"Well, if thinking about those cabana girls doesn't warm you up…"
"Besides, the mojitos are better in Panama City," Gibbs said.
"Oh, yeah. Spring break. Now that's a warm thought," DiNozzo said. He could actually feel his toes again.
"It wasn't that Panama City." Gibbs downed the last of the cold coffee. "And we didn't get much of a spring break." He edged the chair closer to the woodstove.
Tony shifted in his chair. He got up and peered out the window again. "I can't see the car anymore."
The water was boiling, overflowing the spout of the coffeepot and sizzling on the hot stove. Gibbs picked the pot up, scooped in a generous amount of coffee, and set it back down. "As long as you're up, DiNozzo, you want to get the mugs out of my duffel? Coffee'll be ready in a minute."
Tony watched as flake piled upon flake in the corners of each windowpane, then glanced at his watch. The sun would have set by now, but the snow still gave off an eerie light. The cabin's walls couldn't really be getting closer, could they?
"DiNozzo!" Gibbs's hand on his shoulder pushed the walls back where they belonged. The flakes seemed to fall a little slower against the window.
"Coffee mugs." Gibbs gave him a light smack, then went back to the warmth of the stove.
"Right." Tony dug through the large bag. He could feel the enamelled metal mugs, but they were wedged under something bulky. A quick glance told him that Gibbs was busy stoking the fire. He pulled the object out. It was a small hatchet, the blade protected by a worn leather cover.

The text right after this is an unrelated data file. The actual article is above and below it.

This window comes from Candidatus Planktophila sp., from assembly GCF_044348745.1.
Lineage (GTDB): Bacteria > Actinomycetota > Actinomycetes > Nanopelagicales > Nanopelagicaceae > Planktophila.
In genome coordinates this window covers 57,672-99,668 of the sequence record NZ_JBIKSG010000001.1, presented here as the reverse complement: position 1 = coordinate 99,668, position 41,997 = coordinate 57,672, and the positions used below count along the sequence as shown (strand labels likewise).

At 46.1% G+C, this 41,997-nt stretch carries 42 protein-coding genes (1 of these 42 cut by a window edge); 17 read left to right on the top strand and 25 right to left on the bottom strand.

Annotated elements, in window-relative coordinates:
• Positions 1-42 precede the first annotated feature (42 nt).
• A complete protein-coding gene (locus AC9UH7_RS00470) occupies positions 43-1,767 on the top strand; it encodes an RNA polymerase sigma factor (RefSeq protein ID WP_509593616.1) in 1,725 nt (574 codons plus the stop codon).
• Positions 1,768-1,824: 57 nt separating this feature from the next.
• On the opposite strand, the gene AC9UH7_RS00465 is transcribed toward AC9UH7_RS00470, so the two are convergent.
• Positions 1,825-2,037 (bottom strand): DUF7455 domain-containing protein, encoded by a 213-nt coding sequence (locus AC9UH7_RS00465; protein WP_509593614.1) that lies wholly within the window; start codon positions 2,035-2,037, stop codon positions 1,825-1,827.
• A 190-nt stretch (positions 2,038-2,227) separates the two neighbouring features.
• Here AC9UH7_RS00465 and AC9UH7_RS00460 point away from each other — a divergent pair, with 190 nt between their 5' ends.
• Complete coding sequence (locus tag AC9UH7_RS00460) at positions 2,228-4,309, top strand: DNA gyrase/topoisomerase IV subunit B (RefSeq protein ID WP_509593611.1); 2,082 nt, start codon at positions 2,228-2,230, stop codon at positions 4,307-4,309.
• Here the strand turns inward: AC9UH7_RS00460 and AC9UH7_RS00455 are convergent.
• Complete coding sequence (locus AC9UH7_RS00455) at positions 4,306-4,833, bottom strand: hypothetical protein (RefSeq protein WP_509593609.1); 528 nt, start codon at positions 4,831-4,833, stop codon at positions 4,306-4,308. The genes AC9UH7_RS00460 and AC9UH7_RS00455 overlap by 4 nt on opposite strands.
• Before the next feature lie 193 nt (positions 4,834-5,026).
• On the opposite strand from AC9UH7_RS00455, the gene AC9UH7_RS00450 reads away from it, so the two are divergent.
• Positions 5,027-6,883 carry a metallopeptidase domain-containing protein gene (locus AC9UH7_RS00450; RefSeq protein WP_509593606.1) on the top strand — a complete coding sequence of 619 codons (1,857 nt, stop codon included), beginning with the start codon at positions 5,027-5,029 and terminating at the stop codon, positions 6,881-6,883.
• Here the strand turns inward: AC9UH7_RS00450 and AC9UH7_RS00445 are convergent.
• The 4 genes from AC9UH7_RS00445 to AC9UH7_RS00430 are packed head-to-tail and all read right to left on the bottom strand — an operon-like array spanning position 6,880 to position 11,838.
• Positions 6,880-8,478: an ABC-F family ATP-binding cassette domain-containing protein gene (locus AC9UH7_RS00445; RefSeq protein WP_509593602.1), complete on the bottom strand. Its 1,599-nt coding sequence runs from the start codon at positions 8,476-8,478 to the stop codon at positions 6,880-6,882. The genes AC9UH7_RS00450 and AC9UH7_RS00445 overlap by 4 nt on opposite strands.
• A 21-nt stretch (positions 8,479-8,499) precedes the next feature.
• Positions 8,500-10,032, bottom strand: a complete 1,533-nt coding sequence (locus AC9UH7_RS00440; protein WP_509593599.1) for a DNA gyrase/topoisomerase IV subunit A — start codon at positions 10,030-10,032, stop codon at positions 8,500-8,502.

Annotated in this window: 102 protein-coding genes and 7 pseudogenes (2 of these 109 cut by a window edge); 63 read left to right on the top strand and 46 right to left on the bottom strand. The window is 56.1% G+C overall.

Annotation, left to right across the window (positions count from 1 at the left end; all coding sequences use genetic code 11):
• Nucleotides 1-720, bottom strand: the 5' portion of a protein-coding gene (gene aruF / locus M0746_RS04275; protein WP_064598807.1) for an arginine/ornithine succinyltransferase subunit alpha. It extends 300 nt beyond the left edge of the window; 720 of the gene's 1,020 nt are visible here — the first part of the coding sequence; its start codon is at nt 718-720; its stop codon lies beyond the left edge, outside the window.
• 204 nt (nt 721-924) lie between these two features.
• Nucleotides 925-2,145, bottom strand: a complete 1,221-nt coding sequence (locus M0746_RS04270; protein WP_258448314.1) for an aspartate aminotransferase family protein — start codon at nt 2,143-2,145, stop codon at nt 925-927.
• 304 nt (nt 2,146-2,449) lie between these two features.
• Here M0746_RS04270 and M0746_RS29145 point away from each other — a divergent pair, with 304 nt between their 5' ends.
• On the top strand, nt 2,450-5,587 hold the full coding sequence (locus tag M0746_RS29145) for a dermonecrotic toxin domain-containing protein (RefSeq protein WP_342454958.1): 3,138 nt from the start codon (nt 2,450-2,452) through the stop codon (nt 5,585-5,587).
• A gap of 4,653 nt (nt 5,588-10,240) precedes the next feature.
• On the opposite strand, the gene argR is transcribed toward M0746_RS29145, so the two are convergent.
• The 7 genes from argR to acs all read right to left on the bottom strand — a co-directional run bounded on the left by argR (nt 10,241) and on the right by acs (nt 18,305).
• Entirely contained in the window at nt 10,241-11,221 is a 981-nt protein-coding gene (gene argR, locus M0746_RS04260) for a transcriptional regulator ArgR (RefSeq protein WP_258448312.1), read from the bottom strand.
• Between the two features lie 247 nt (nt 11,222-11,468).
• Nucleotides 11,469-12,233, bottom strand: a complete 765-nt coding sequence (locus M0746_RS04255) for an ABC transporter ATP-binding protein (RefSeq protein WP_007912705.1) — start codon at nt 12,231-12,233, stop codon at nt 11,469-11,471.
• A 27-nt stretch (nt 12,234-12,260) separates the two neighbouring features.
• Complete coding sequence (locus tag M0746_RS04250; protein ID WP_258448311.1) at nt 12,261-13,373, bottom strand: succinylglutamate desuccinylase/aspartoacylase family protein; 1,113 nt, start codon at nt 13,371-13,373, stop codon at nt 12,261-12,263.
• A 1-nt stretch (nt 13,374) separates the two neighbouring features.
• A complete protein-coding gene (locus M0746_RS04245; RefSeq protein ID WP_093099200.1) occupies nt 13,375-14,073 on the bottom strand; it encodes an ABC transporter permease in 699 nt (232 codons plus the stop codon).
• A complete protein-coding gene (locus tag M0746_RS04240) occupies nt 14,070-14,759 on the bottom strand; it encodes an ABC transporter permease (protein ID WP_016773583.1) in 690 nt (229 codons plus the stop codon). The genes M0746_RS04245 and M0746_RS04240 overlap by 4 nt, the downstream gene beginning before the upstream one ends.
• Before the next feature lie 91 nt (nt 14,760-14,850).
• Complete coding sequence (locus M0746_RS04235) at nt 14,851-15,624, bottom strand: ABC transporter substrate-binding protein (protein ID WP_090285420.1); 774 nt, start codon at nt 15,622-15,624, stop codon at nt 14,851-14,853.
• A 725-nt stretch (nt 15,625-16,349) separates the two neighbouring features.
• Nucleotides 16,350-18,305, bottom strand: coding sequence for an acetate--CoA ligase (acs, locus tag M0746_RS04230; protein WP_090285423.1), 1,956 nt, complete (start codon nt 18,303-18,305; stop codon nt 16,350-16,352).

He turned it over. The words "Property of L.J. Gibbs" were burned into the handle, the letters in a round, uncertain hand. He straightened up to find Gibbs standing behind him again. "You've had this since you were a kid. Who gives a kid a hatchet?"
Gibbs reached past Tony for the coffee mugs. "When you spend time in these woods, you need a hatchet, Tony." He headed back to the stove and filled each mug with the thick, lumpy-looking coffee.
Tony followed Gibbs back to the stove, still carrying the hatchet. He pulled the second chair close to the fire and sat down. "These woods?"
"These woods." Gibbs sat down and propped his feet back up on the stove. "Spent a lot of time up here with my grandparents while my dad was posted overseas."
"I thought your father flew fighters in World War II. "You weren't even born then"--he glanced sidelong at Gibbs and suppressed a grin --" were you?"
"He stayed in after the war. Back then they didn't encourage dependents when you were stationed somewhere like Seoul. They'd tell you to send your kids to boarding school, but my folks believed in family and roots...and free tuition."
"So you grew up here," Tony said. He took a cautious swallow of his coffee. The best he could say was that it was hot and didn't have anything floating in it.
"As much as I grew up anywhere. Graduated from high school here and enlisted in the Corps the next day. My grandfather knew, but he didn't say anything to my parents till I was gone."
Tony hefted the hatchet in one hand. It was sturdy and well-balanced, not something you could pick up at Wal-Mart. "This hatchet's in that picture on your desk."